Dow Jones Industrial Average (DJI)
traded comfortably higher throughout the day, as investors
celebrated a round of stronger-than-expected employment data. While
a significant, fiscal-cliff induced drop in consumer sentiment
tempered the optimism around midday, the blue chips picked up steam
again in the final hour of trading. However, not all was rosy on
Wall Street; Apple (
) led a tech-sector retreat, dragging the Nasdaq Composite (COMP)
into the red for the week.
Continue reading for more on today's market events,
Daily Game Plan
: What can bonds and commodities tell us about the
collective risk appetite
? Senior Trading Analyst Bryan Sapp has the answers.
Chart of the Day
: Is this rare-earth stock
ripe for a major move
on the charts? Senior Options Strategist Tony Venosa, CMT, thinks
: Senior Technical Strategist Ryan Detrick debunks the
top five trading myths of 2012
Everything You Need to Know
: Your one-stop shop for levels to watch, economic data, earnings
reports, stocks on the move, and commodities action.
Dow Jones Industrial Average (DJIA)
ended higher for a third session in a row, tacking on 81.1 points,
or 0.6%, to settle just off an intraday peak. Among the index's 30
blue chips, just six sat out the rally; Intel (
) finished flat, while Microsoft (
) paced the five laggards with a 1% drop. On the flip side,
JPMorgan Chase (
led the bullish majority with a 2.6% gain. For the week, the Dow
advanced 1%, ending north of its 10-week moving average for the
first time in two months.
S&P 500 Index (SPX)
also ended near a session high, gaining 4.1 points, or 0.3%. For
the week, the broad-market barometer advanced 0.1%. On the other
hand, the tech-rich
Nasdaq Composite (COMP)
spent most of the day in the red, surrendering 11.2 points, or
0.4%, and bringing its weekly deficit to 1.1%.
CBOE Market Volatility Index (VIX)
finished roughly 4.1% lower, relatively flat with last week's
A Trader's Take
More specifically, "The nonfarm payrolls increase of 146,000 had
to be one of the best things about today's market, as it came in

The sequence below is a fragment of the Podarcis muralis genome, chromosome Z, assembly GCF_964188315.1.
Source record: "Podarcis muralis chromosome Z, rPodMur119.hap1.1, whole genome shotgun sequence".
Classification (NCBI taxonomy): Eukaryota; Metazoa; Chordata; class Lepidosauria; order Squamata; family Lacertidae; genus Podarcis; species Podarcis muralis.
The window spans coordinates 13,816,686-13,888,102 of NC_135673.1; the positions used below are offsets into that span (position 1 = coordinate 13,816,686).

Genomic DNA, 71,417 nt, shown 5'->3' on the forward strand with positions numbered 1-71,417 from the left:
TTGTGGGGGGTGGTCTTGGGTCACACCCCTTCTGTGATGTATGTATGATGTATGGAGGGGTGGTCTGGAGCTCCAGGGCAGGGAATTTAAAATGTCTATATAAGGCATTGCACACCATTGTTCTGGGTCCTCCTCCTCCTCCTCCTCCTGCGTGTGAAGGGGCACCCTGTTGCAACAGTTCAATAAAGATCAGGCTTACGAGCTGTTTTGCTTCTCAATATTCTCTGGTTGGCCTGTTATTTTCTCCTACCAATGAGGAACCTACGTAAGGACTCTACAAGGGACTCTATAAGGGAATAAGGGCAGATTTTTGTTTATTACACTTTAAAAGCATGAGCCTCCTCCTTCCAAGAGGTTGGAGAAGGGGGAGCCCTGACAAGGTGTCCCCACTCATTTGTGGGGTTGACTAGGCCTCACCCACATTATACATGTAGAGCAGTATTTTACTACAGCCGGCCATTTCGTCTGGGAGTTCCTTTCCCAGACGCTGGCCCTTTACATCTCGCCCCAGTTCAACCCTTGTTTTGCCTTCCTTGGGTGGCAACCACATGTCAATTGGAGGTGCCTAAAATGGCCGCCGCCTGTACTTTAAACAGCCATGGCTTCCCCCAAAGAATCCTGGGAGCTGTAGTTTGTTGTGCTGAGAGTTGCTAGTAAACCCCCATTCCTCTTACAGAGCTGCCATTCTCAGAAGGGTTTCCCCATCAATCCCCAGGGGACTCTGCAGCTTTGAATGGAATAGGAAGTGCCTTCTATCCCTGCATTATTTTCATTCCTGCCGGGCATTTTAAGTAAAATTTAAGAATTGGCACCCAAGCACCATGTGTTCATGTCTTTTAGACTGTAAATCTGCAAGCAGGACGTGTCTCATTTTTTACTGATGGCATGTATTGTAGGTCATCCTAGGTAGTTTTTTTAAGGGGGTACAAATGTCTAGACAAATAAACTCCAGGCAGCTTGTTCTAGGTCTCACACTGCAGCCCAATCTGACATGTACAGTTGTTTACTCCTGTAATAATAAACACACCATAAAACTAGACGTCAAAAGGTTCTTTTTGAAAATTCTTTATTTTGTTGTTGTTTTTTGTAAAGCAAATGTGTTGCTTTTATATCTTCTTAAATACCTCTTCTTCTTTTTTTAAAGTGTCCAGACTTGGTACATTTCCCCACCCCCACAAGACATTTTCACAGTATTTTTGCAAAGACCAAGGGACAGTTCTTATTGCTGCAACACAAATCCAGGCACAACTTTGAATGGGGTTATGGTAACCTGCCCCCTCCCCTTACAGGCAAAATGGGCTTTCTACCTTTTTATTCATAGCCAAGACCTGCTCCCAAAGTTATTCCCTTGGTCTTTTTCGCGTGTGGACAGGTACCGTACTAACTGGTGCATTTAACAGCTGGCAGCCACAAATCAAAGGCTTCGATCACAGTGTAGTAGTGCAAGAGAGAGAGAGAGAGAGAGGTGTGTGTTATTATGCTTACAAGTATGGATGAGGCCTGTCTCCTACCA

well above the estimated 80,000 jump," he added. "Most sectors
responded favorably to this jobs report, but Apple and many other
technology stocks continued to struggle."
Economic and Earnings News
Nonfarm payrolls grew by a seasonally adjusted 146,000 in
November, according to the Labor Department, as Superstorm Sandy
did not "substantively" impact the national jobs market. Meanwhile,
the unemployment rate backpedaled to 7.7% from October's perch at
7.9%. Economists expected a payrolls increase of just 80,000 on
7.9% joblessness. However, payrolls for September and October were
downwardly revised by a total of 49,000.
The Thomson Reuters/University of Michigan consumer sentiment
index fell to 74.5 in early December, down from November's final
reading of 82.7. The pullback was far steeper than anticipated, as
economists expected the index to arrive at 82.0. The sentiment
gauge is now resting at its lowest level since August.
More Stocks Making News
For today's activity in commodities, options, and more, head
to page 2.
In the Options Pits
Oil futures finished lower for a fourth straight session,
erasing early gains on lackluster consumer sentiment data and a
stronger U.S. dollar. Furthermore,
Bundesbank's downwardly revised growth forecast
for Germany also weighed on demand prospects for black gold. By the
close, January-dated crude gave up 33 cents, or 0.4%, to end at
$85.93 per barrel. For the week, oil lost 3.4%.
Gold futures, on the other hand, edged higher in spite of a
strengthening greenback. By the bell, gold for February delivery
tacked on $3.70, or 0.2%, to finish at $1,705.50 an ounce. For the
week, however, the malleable metal lost 0.4%.
At the end of every market day, the staff at Schaeffer's
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